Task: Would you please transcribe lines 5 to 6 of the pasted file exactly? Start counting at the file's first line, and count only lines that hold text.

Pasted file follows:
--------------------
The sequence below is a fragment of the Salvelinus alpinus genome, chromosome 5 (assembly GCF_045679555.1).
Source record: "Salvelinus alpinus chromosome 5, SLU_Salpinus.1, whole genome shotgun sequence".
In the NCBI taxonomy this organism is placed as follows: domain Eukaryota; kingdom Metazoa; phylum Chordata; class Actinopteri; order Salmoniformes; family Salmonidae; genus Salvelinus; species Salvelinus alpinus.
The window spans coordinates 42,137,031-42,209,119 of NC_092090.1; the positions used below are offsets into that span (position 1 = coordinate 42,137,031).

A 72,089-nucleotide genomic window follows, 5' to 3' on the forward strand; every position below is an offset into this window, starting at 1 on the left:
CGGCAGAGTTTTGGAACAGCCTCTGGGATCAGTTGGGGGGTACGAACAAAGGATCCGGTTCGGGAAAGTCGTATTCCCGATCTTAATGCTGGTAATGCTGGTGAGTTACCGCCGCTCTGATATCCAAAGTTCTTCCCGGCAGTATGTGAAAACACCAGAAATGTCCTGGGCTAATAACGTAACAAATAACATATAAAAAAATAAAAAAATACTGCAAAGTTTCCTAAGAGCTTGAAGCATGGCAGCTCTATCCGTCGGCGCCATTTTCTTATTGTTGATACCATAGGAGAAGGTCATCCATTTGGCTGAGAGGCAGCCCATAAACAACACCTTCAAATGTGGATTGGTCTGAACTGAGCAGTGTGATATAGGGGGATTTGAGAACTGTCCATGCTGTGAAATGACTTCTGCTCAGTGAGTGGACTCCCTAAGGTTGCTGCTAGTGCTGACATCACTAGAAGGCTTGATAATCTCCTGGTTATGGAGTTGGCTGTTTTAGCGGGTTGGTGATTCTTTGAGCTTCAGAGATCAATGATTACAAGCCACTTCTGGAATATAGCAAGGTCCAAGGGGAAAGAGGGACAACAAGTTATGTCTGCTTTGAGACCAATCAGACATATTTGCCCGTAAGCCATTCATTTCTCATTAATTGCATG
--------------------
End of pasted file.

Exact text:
A 72,089-nucleotide genomic window follows, 5' to 3' on the forward strand; every position below is an offset into this window, starting at 1 on the left:
CGGCAGAGTTTTGGAACAGCCTCTGGGATCAGTTGGGGGGTACGAACAAAGGATCCGGTTCGGGAAAGTCGTATTCCCGATCTTAATGCTGGTAATGCTGGTGAGTTACCGCCGCTCTGATATCCAAAGTTCTTCCCGGCAGTATGTGAAAACACCAGAAATGTCCTGGGCTAATAACGTAACAAATAACATATAAAAAAATAAAAAAATACTGCAAAGTTTCCTAAGAGCTTGAAGCATGGCAGCTCTATCCGTCGGCGCCATTTTCTTATTGTTGATACCATAGGAGAAGGTCATCCATTTGGCTGAGAGGCAGCCCATAAACAACACCTTCAAATGTGGATTGGTCTGAACTGAGCAGTGTGATATAGGGGGATTTGAGAACTGTCCATGCTGTGAAATGACTTCTGCTCAGTGAGTGGACTCCCTAAGGTTGCTGCTAGTGCTGACATCACTAGAAGGCTTGATAATCTCCTGGTTATGGAGTTGGCTGTTTTAGCGGGTTGGTGATTCTTTGAGCTTCAGAGATCAATGATTACAAGCCACTTCTGGAATATAGCAAGGTCCAAGGGGAAAGAGGGACAACAAGTTATGTCTGCTTTGAGACCAATCAGACATATTTGCCCGTAAGCCATTCATTTCTCATTAATTGCATG